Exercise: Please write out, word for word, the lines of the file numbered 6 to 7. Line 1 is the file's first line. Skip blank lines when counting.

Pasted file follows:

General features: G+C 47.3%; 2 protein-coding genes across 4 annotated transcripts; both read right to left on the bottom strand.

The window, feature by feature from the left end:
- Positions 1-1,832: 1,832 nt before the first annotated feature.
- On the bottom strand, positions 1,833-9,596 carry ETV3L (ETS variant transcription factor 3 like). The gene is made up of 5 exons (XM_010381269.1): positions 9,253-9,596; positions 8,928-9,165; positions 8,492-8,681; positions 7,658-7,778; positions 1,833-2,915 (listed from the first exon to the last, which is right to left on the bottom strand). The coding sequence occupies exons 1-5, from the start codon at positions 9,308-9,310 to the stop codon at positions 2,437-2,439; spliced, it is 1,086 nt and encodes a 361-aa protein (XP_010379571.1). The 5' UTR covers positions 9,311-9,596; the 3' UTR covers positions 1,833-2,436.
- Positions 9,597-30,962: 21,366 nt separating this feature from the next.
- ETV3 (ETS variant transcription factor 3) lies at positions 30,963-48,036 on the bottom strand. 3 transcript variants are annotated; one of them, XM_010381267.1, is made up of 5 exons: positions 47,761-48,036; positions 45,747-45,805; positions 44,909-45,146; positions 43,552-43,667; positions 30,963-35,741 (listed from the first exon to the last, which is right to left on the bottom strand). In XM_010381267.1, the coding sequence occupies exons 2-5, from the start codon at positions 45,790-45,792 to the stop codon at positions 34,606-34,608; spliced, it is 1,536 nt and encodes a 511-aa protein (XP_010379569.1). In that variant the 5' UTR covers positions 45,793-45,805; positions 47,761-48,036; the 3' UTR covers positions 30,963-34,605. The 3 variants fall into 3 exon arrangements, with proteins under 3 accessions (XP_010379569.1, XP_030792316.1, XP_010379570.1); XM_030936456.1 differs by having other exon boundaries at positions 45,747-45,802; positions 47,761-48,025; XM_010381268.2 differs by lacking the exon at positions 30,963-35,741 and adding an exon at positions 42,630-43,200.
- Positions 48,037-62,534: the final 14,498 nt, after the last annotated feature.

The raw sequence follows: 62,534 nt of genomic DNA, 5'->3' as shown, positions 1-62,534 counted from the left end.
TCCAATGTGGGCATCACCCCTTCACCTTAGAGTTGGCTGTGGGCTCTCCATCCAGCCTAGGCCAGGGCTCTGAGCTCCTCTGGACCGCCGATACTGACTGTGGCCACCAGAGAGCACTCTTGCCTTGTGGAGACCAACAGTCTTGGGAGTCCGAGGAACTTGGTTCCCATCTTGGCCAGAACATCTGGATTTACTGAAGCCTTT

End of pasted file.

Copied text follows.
- ETV3 (ETS variant transcription factor 3) lies at positions 30,963-48,036 on the bottom strand. 3 transcript variants are annotated; one of them, XM_010381267.1, is made up of 5 exons: positions 47,761-48,036; positions 45,747-45,805; positions 44,909-45,146; positions 43,552-43,667; positions 30,963-35,741 (listed from the first exon to the last, which is right to left on the bottom strand). In XM_010381267.1, the coding sequence occupies exons 2-5, from the start codon at positions 45,790-45,792 to the stop codon at positions 34,606-34,608; spliced, it is 1,536 nt and encodes a 511-aa protein (XP_010379569.1). In that variant the 5' UTR covers positions 45,793-45,805; positions 47,761-48,036; the 3' UTR covers positions 30,963-34,605. The 3 variants fall into 3 exon arrangements, with proteins under 3 accessions (XP_010379569.1, XP_030792316.1, XP_010379570.1); XM_030936456.1 differs by having other exon boundaries at positions 45,747-45,802; positions 47,761-48,025; XM_010381268.2 differs by lacking the exon at positions 30,963-35,741 and adding an exon at positions 42,630-43,200.
- Positions 48,037-62,534: the final 14,498 nt, after the last annotated feature.